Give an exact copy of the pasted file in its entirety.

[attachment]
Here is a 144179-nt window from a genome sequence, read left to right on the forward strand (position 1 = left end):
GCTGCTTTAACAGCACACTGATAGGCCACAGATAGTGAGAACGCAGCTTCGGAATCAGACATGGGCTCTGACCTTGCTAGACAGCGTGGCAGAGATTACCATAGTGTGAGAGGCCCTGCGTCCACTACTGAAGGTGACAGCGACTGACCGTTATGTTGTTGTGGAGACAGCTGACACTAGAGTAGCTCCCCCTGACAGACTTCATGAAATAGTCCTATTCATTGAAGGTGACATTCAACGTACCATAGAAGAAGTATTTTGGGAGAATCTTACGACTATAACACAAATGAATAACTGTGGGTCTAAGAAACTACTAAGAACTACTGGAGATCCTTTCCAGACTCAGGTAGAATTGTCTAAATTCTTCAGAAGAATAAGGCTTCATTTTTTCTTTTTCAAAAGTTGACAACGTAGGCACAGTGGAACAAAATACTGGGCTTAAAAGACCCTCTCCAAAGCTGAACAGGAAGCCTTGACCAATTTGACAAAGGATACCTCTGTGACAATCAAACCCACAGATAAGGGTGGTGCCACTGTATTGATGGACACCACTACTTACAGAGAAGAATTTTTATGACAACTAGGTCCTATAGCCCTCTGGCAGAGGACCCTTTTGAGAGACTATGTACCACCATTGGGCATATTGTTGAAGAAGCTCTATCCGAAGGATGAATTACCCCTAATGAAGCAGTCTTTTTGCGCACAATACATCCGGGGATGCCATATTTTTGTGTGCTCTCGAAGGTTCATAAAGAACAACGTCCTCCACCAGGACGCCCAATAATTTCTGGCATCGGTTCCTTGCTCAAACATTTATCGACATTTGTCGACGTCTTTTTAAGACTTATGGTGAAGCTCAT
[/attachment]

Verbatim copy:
Here is a 144179-nt window from a genome sequence, read left to right on the forward strand (position 1 = left end):
GCTGCTTTAACAGCACACTGATAGGCCACAGATAGTGAGAACGCAGCTTCGGAATCAGACATGGGCTCTGACCTTGCTAGACAGCGTGGCAGAGATTACCATAGTGTGAGAGGCCCTGCGTCCACTACTGAAGGTGACAGCGACTGACCGTTATGTTGTTGTGGAGACAGCTGACACTAGAGTAGCTCCCCCTGACAGACTTCATGAAATAGTCCTATTCATTGAAGGTGACATTCAACGTACCATAGAAGAAGTATTTTGGGAGAATCTTACGACTATAACACAAATGAATAACTGTGGGTCTAAGAAACTACTAAGAACTACTGGAGATCCTTTCCAGACTCAGGTAGAATTGTCTAAATTCTTCAGAAGAATAAGGCTTCATTTTTTCTTTTTCAAAAGTTGACAACGTAGGCACAGTGGAACAAAATACTGGGCTTAAAAGACCCTCTCCAAAGCTGAACAGGAAGCCTTGACCAATTTGACAAAGGATACCTCTGTGACAATCAAACCCACAGATAAGGGTGGTGCCACTGTATTGATGGACACCACTACTTACAGAGAAGAATTTTTATGACAACTAGGTCCTATAGCCCTCTGGCAGAGGACCCTTTTGAGAGACTATGTACCACCATTGGGCATATTGTTGAAGAAGCTCTATCCGAAGGATGAATTACCCCTAATGAAGCAGTCTTTTTGCGCACAATACATCCGGGGATGCCATATTTTTGTGTGCTCTCGAAGGTTCATAAAGAACAACGTCCTCCACCAGGACGCCCAATAATTTCTGGCATCGGTTCCTTGCTCAAACATTTATCGACATTTGTCGACGTCTTTTTAAGACTTATGGTGAAGCTCAT